The geographical impact of the Covid-19 crisis on precautionary savings, firm survival and jobs: Evidence from the United Kingdom’s 100 largest towns and cities
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AbstractIn this commentary, we trace the economic and spatial consequences of the Covid-19 pandemic in terms of potential business failure and the associated job losses across the 100 largest cities and towns in the United Kingdom (UK). The article draws on UK survey data of 1500 firms of different size classes examining levels of firm-level precautionary savings. On business failure risk, we find a clear and unequal impact on poorer northern and peripheral urban areas of the UK, indicative of weak levels of regional resilience, but a more random distribution in terms of job losses. Micro firms and the largest firms are the greatest drivers of aggregate job losses. We argue that spatially blind enterprise policies are insufficient to tackle the crisis and better targeted regional policies will be paramount in the future to help mitigate the scarring effects of the Covid-19 pandemic in terms of firm failures and the attendant job losses. We conclude that Covid-19 has made the stated intention of the current government’s ambition to ‘level up’ the forgotten and left-behind towns and cities of the UK an even more distant policy objective than prior to the crisis.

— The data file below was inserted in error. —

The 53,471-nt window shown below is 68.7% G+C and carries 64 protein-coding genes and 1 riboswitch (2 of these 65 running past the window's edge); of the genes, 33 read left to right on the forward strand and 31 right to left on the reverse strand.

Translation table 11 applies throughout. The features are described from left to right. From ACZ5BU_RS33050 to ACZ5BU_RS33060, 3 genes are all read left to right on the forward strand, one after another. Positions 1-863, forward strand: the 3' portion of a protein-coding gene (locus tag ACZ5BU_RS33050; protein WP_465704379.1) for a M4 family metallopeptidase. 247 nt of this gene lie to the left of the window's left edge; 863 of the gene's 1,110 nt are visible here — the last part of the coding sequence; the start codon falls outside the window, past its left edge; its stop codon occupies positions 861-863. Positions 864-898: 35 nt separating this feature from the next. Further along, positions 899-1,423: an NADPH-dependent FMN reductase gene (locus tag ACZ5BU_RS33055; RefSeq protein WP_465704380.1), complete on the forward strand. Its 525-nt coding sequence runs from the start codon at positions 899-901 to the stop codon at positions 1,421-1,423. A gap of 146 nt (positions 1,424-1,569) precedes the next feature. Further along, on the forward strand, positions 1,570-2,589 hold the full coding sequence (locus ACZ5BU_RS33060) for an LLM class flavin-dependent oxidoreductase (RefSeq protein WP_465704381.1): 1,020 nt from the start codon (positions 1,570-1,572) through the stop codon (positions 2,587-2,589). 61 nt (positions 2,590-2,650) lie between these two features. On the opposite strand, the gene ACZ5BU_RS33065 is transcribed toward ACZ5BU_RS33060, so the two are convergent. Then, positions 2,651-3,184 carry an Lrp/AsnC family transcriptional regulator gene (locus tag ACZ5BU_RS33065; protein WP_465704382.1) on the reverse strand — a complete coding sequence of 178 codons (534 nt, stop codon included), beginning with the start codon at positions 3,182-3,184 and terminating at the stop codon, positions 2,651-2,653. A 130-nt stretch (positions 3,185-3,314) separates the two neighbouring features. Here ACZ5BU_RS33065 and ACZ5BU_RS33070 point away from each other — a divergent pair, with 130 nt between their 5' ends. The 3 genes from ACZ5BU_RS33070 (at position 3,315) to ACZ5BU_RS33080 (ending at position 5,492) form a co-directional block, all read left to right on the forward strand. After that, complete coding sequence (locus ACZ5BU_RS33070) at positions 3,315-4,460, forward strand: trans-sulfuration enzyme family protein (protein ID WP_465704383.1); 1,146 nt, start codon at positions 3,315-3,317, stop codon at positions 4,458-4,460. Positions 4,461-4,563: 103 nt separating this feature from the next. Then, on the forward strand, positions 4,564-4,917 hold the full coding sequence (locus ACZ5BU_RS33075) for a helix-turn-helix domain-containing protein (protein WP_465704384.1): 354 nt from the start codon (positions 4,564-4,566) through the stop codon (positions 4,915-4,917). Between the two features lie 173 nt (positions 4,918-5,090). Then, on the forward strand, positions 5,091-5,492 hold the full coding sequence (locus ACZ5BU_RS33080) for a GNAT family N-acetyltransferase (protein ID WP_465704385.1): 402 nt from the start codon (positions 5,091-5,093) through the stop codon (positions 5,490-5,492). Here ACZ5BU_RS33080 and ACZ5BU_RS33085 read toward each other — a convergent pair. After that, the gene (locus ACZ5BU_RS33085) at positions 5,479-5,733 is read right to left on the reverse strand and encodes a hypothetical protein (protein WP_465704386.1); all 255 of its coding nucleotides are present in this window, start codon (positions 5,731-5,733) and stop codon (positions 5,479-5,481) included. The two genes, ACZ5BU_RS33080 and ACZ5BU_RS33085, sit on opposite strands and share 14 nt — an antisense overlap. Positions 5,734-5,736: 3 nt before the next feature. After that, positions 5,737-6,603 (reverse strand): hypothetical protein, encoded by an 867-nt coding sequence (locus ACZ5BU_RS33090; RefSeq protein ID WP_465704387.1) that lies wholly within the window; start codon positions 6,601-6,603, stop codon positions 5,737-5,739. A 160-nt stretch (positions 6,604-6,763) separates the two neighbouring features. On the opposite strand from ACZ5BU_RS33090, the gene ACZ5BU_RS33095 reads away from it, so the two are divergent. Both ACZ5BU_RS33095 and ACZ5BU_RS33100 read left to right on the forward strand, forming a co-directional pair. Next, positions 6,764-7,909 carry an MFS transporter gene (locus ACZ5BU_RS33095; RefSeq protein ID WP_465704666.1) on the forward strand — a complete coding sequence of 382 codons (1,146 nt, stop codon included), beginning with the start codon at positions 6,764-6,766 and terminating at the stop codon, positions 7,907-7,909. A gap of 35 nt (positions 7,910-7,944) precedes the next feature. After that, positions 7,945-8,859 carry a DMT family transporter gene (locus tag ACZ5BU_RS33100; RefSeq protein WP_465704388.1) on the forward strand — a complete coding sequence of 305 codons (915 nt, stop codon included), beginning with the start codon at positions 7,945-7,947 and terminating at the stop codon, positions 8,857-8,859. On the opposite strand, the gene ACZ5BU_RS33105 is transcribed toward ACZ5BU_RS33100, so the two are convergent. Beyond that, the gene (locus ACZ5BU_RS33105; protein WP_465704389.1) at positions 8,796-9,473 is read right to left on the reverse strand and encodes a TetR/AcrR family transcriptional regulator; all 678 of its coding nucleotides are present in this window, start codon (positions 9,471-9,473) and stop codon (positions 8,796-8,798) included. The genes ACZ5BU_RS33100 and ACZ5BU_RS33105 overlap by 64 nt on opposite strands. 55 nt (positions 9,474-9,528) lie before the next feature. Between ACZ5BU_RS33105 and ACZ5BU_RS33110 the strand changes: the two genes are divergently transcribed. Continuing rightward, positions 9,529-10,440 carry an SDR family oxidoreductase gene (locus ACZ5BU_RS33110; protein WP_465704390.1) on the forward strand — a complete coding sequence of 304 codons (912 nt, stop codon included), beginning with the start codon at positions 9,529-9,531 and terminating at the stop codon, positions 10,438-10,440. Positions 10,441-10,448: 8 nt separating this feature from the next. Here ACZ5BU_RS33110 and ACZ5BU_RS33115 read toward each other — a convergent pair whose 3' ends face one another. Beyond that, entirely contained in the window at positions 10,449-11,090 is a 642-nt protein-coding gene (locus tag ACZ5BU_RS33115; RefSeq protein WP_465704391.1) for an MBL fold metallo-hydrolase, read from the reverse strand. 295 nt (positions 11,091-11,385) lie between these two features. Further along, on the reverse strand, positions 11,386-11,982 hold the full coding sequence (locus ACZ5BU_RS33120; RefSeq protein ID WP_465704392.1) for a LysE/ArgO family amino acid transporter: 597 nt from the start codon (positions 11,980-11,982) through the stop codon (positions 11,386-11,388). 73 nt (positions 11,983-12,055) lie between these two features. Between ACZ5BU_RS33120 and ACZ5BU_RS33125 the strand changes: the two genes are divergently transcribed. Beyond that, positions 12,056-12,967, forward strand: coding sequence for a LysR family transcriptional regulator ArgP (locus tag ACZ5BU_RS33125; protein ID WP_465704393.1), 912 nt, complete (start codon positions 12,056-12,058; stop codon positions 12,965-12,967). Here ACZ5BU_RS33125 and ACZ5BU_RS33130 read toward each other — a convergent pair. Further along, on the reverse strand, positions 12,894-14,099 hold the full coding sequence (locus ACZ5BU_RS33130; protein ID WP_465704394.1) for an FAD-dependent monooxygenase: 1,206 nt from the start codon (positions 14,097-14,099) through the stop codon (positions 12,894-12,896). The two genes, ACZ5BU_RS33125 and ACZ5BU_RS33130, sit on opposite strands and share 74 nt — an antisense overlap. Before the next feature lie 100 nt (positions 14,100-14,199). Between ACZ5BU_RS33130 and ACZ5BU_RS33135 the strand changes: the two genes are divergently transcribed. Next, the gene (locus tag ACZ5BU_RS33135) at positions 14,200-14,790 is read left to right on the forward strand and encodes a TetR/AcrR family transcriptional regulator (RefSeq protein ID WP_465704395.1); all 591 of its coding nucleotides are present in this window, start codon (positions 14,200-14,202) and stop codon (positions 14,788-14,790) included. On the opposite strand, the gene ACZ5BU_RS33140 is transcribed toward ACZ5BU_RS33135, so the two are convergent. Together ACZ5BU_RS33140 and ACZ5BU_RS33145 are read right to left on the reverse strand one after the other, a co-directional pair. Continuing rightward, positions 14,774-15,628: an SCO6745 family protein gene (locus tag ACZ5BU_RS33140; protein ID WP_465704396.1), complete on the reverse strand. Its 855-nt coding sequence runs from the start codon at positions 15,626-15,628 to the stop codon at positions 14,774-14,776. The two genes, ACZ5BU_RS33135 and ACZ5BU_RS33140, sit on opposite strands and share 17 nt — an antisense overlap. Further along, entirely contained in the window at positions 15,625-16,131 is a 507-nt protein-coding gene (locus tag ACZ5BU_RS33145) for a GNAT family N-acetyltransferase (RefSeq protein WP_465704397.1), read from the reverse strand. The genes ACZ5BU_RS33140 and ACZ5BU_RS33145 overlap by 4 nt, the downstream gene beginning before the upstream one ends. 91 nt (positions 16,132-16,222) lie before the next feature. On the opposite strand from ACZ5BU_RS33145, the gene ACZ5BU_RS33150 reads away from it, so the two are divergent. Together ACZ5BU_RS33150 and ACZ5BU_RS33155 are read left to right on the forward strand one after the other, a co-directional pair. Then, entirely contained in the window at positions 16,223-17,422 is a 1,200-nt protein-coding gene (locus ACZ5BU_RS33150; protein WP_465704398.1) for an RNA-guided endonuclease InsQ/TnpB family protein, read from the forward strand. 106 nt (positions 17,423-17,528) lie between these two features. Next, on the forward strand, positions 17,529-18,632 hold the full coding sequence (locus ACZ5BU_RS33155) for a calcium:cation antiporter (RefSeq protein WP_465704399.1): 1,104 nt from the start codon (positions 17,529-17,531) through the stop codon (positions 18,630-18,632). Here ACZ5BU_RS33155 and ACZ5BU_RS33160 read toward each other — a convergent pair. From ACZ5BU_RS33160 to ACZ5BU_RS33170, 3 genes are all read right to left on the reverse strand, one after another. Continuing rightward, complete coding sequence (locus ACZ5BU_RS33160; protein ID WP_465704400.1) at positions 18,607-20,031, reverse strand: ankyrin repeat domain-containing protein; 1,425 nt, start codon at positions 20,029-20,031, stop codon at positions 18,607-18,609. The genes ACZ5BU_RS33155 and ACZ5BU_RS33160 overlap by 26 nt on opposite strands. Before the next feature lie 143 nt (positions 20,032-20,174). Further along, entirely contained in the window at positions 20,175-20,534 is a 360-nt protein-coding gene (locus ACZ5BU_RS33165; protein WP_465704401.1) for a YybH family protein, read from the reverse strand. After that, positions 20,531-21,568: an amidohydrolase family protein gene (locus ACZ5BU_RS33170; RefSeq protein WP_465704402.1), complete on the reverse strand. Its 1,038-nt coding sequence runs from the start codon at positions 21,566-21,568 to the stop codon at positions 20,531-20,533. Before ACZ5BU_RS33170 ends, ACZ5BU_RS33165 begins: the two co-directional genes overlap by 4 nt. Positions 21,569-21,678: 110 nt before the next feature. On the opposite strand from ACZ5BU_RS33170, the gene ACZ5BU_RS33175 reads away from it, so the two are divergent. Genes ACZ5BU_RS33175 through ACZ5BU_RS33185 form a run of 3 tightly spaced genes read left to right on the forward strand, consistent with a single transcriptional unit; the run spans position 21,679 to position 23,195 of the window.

CitationBrown, R., and Cowling, M. (2021). 'The geographical impact of the Covid-19 crisis on precautionary savings, firm survival and jobs: Evidence from the United Kingdom’s 100 largest towns and cities'. International Small Business Journal: Researching Entrepreneurship, pp. 1-11.
JournalInternational Small Business Journal: Researching Entrepreneurship